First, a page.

We got five euros here and five euros there from our members.

It has been a nightmare to organize this and to carry out the election. In the election to The European Parliament in May 2019 we made lists in eight countries, which was particularly difficult for a movement without money. We got five euros here and five euros there from our members, which is why you don't see us in the European Parliament. We were very close to getting MEPs (Members of the European Parliament) elected in Greece, in Germany and in Denmark, but we failed – by a very small margin. Nevertheless, we got one and a half million votes across Europe – which is not a lot, but at the same time it is not insignificant – and we have influenced many other people. It's a constant battle. We haven't succeeded yet, but we haven't given up. The fact that we are still going full speed ahead is a great success for us.

Green conversion

- In your opinion, what is DiEM25's greatest achievement? Would you say it was the turnout?

- No. The greatest achievement is Green Deal for Europe – our political agenda – which we are proud of, since everyone is talking about the green transition and green politics. About how we combine the social with the environmental. We were the first to actually put forward a green deal – one that is comprehensive, radical and realistic at the same time.

And the way we did it: In 2016, we had a committee of about 20 economists, environmentalists and experts who created a questionnaire that we distributed across Europe and outside Europe, among our friends in America and elsewhere, questions that were very specific. Key questions such as: How much should we spend on green? Energy solutions? Numbers, not unrealistic guesses. Where will this money come from? What part of it will be publicly funded, what part of it will be taxes? How will it be distributed? What will it be used for?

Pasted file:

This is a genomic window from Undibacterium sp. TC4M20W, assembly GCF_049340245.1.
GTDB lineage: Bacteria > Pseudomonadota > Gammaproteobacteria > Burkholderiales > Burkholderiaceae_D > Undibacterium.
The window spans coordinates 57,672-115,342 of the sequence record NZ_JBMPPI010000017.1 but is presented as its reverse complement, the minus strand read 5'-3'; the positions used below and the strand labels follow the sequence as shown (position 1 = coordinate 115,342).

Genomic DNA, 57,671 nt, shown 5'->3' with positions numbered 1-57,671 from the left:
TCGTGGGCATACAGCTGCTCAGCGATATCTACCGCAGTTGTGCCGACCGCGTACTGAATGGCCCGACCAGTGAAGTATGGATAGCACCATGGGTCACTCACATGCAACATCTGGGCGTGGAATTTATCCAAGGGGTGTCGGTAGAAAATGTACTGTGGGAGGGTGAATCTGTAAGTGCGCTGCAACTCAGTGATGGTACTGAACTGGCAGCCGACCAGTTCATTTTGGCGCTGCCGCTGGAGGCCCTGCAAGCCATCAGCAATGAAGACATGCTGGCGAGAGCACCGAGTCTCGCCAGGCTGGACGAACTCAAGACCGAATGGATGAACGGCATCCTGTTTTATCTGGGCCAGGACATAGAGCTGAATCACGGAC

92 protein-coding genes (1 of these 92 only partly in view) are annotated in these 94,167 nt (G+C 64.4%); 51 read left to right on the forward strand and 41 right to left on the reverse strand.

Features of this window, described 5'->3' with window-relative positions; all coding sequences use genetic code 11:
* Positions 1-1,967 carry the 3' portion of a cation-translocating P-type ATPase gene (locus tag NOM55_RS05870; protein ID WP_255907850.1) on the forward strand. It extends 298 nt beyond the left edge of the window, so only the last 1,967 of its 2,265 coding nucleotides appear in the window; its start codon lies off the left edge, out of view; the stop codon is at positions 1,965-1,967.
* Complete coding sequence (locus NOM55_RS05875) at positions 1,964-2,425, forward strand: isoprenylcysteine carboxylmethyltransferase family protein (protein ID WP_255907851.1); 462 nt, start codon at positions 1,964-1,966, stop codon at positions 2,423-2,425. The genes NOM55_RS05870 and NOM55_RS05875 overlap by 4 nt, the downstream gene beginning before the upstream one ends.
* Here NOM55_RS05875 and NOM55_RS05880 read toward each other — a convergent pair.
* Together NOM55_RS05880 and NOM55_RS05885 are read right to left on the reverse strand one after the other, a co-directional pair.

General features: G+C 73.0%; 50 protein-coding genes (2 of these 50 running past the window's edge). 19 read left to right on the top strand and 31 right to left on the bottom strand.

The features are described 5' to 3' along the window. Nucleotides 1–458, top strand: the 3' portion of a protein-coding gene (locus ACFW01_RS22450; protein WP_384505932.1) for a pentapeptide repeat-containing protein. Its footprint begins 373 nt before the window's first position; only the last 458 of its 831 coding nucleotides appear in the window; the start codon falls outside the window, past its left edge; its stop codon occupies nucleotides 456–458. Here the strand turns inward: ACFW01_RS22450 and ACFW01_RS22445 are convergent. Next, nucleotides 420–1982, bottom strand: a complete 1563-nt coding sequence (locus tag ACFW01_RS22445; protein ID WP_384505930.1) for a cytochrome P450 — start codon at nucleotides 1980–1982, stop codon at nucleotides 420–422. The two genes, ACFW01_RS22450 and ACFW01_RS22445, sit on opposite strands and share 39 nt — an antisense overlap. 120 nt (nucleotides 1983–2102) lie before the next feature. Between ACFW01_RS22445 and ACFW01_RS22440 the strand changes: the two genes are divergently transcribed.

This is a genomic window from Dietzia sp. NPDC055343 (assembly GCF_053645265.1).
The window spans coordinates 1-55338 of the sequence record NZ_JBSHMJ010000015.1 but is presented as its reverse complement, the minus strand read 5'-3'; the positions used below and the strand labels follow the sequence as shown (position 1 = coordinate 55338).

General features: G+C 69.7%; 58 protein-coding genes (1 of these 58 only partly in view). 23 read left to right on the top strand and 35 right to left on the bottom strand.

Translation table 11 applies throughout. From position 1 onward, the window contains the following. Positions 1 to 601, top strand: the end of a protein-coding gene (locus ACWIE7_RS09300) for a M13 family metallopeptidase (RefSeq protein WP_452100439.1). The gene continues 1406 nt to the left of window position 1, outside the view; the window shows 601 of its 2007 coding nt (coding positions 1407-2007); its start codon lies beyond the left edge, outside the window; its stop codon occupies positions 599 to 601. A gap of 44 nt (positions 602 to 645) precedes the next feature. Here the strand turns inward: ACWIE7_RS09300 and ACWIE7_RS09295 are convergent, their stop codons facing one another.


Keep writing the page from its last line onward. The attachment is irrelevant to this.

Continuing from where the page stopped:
What about universal citizen pay, a basic income? ? Do we want it?

And other questions like what about public debt – which is a big problem, especially in the EU and the eurozone. What about private debt? What are we going to do with the banks? How do we regulate the banks? What about universal citizen pay, a basic income? Do we want it? And if we want it, how do we pay for it? I'm just giving a few examples. Everything was a question, and it was a logistical nightmare, as we received thousands of responses and had to read through them all.

Based on all these answers, the 20-person committee had to put together a draft of a Green Deal proposal, which was then sent out for consultation. More answers came, we fixed it again, and we put everything together again, and then there was a vote for all the members across Europe. Then we formed the alliance on which we went to the European Parliament elections in May 2019. We brought in other parties that had not been part of this new green deal and they had to contribute themselves – so that changed everything.

Now we have a document. If you compare it with what comes from the European Commission, the green agreement of von der Read, theirs really isn't worth the paper it's written on – compared to ours. I am very proud of our agreement. I mean, of course, that there are things that can be improved and will be improved and are being improved, as we continually adapt it to the time that comes after the covid-19 pandemic.

- Thank you for the conversation.

The interview is shortened.

Translated by Iril Kolle.